That West Nile Thing - The shot heard round the world??
By Judy Sinner

"What should we be doing about West Nile?" The answer is, we should all be supporting optimum health!

Ah, to Vaccinate or Not to Vaccinate, that is the current question! In a changing horse world, you can hear the paradigms popping:
- Why, you can't ride a barefoot horse!
- Ride bareback without a bit? You must be kidding!
- Horses must be chemically dewormed daily or semi monthly, or they will die!
- You have to give vaccines, of course you do!

As the hysteria over West Nile Virus sweeps the nation, increasing calls come in from concerned horse caretakers asking, "What should we be doing about West Nile?" The answer is, we should all be supporting optimum health!

We know from the teachings of William Albrecht and C.J. Fenzau (and Jim Zamzow) that Disease is one of Nature's Garbage Collectors. Viruses, bacteria, and parasites are part of The Plan to take out the weak and debilitated beings and plants. The best defense for all is a healthy and fully-functioning immune system.

A little perspective on West Nile Virus is in order.
* As of Monday, September 9, 2002 only 43 deaths and 985 illnesses nationally have been reported in humans since the first outbreak in New York in 1999. That year, 7 people in New York died from the 'virus'. One had HIV, and 3 more were on immunosuppressive drugs. All 7 were in their 70's or 80's. By comparison, over 2,000 people died from the flu in New York in 1999. Nationally, the USDA National Veterinary Services Laboratory has confirmed 645 cases of West Nile Virus in horses, and about 30 percent have died or have been euthanized. Contrast this to the number of horses that would die of other diseases, colic, founder, accidents etc. in the same time period.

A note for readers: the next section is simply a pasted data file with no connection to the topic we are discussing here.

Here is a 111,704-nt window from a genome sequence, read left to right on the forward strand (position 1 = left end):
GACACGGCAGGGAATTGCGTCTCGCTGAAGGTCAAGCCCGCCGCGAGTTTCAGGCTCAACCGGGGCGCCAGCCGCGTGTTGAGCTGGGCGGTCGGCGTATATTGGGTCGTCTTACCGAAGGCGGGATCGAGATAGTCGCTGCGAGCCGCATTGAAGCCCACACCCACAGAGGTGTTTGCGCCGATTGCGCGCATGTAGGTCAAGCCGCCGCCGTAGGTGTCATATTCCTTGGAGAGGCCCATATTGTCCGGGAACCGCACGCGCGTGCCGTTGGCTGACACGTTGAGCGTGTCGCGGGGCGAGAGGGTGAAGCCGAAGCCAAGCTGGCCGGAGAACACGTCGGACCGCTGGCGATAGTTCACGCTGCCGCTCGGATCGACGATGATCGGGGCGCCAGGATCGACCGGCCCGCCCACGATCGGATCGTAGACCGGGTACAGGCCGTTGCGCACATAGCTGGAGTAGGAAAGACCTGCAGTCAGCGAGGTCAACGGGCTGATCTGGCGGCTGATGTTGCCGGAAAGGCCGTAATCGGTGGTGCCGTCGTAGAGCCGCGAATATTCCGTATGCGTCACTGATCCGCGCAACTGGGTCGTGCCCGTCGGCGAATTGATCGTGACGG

* West Nile Virus has not been absolutely proven to even exist!

According to A.J. Cann in Principles of Molecular Virology, Koch defined the four famous criteria now known as Koch's postulates, which are still generally regarded as the proof that an infectious agent is responsible for a specific disease:
1. The agent must be present in every case of the disease.